Please write and tell us how it's going for you or any memories you might have. We love them! Share those recipes too, there are lots of us that enjoy trying them out!

by her dad, Wyatt

Hi Grandma, thought it would be fun to share a Rylie update. Today, as I was drinking a can of pop, I took a sip, and after swallowing, went "Ahhhh." Shortly after that, Rylie took a hit from her sippy cup of juice, swallowed, and went "Ahhhh." As Jolene and I squealed with laughter, a huge grin spread across her face, revealing those still lonely 2 top front teeth.

It is absolutely amazing how much she learns every day. She doesn't let us forget that we need to read to her, as she brings "The Counting Book" over to one of us every evening. We hit a couple of great garage sales this week where we got another car seat for the other car, a little sandbox, a little picnic table, a slide, a pool, and a few more outdoor toys, all kinds of fun things to play with --- all for a grand total under $20!!!

She's also chattering a lot now. She likes to say "Daddy" and "kitty-kitty." As you can see from above, she's also quite the copycat. She says all kinds of other stuff that seems pretty important to her, but nobody else understands.

Better sign off now, its about bedtime!

Of Antifreeze and Absent Mind
By Beaver

This is sort of a current events letter, written to prove I am really losing it. I think, for reasons I shall not mention here, that Weston will enjoy it a great deal. He and I share the “absent minded perfessor” trait, which usually only happens to smart people, but occasionally can afflict people like me.

A few of days ago, I decided I should check the chemical balance of the anti-freeze in the radiators of our diesel tractors. This is done yearly to make sure the anti-freeze has not become corrosive, which can cause expensive engine damage by making pinholes in the cylinder sleeves.

The test is quite simple: a test strip about 3/8 inch wide and about 2 inches long is dipped into the antifreeze. Each strip has 3 test pads, which turn various colors (something like litmus paper, remember your high school science classes?). After dipping the strip in the antifreeze, one waits 45 seconds, and then compares the pads to colors on a chart. The chart tells whether the anti-freeze is good, needs additives, or should be changed. Should be pretty simple, right?

The John Deere 4020 was right by the shop, so I started there. I clambered up on the front axle, opened the radiator cap, dipped the strip, and crawled back down. When my watch said 45 seconds had passed, I checked the test strip. The colors were really strange. One pad that should have been some shade of brown was actually more of a violet color. The pad that shows the freeze protection was off the chart, looking like it should be good for at least 100 degrees below zero. None of the pads looked right when compared to the chart.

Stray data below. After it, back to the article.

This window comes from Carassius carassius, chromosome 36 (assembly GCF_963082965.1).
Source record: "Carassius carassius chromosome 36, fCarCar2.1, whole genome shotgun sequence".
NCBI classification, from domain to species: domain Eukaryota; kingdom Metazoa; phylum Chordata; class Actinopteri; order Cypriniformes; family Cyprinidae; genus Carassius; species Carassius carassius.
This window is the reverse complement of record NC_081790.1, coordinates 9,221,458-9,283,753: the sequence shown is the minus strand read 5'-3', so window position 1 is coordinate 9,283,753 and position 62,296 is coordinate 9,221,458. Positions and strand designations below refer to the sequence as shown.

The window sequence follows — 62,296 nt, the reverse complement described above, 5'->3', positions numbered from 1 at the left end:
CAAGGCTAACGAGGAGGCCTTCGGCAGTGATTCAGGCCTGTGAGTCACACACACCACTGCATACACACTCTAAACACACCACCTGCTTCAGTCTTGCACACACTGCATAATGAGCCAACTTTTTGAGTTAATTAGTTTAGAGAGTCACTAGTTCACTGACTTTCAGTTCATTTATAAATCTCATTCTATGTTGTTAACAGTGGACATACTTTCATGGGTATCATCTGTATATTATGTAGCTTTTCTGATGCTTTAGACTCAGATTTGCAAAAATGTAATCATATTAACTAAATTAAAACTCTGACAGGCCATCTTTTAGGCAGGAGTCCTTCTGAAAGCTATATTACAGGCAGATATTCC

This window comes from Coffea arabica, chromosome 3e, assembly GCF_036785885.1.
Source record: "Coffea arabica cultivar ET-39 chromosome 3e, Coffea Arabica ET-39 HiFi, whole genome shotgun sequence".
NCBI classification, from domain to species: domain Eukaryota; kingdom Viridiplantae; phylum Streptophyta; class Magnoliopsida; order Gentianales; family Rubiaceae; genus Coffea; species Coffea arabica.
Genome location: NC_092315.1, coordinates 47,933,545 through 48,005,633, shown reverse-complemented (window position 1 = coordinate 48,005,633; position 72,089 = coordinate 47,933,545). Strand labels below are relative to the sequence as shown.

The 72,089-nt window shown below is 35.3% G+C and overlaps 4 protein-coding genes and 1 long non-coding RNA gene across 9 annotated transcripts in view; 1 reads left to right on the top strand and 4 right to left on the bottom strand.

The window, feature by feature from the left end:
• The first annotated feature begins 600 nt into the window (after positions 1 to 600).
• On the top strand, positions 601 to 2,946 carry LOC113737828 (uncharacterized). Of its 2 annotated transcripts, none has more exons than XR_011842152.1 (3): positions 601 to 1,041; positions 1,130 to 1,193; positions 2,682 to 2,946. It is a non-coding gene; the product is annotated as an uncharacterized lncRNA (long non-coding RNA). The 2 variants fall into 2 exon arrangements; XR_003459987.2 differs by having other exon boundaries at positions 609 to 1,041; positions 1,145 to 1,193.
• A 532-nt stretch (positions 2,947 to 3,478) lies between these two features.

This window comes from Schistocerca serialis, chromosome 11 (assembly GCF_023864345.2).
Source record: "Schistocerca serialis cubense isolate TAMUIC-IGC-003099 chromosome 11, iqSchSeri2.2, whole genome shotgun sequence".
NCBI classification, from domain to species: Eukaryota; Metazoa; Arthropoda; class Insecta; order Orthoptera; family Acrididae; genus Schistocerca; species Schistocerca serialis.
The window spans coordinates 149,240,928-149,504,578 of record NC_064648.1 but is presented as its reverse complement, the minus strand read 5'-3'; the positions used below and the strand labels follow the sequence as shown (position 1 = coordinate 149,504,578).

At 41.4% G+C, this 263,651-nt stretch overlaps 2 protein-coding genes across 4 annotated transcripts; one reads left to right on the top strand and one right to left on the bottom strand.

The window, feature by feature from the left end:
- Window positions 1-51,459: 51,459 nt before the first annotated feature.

Checking the container, I found that the strip I had used was several months outdated. I also had some new strips, so I tried one of those. Same results. Now what?

I checked the tractor’s records, discovering that the last anti-freeze change had been four years ago. OK, I decided to just change the anti-freeze and be done with it. Finding drain pans, I opened the drains and proceeded to the machine shed to check the other tractors while the 4020 was draining. The antifreeze in the other tractors all checked out fine.

When I got back to the shop, I closed the drains, got the water and anti-freeze jugs, and clambered back up on the front axle to fill the radiator. When I opened the cap, the radiator was still full. How could this be, since there were several gallons of anti-freeze in the drain pans?

That’s when it finally struck me! The 4020 is one of the few tractors that has the fuel tank in front of the radiator, so naturally the fuel cap is in front of the radiator cap. I had opened the fuel cap and had been trying to test diesel fuel with anti-freeze test strips. No wonder the colors were strange! Oh, well, it was probably about time to change the anti-freeze anyway!

Maybe someday I’ll tell you about the time I filled up my Dad’s M Diesel Farmall with gasoline.

Swedish Pancakes

 The Great Snow Storm of 1975
 A Short Story for Mom on Mother's day, 2003
By Doug

       I waited nervously behind the library steps until I saw that my bus, number seven, was nearly full. I bolted from my hiding place like a sprinter from his mark and fell into line just as the doors were closing. Sanctuary. The school ground had become, in those days of my twelfth year, a very hostile and unforgiving place, with only two such sanctuaries: the school building and the school bus. Anywhere in between these two free zones, I became fair game. You see, for the first time in my young life, I had made an enemy.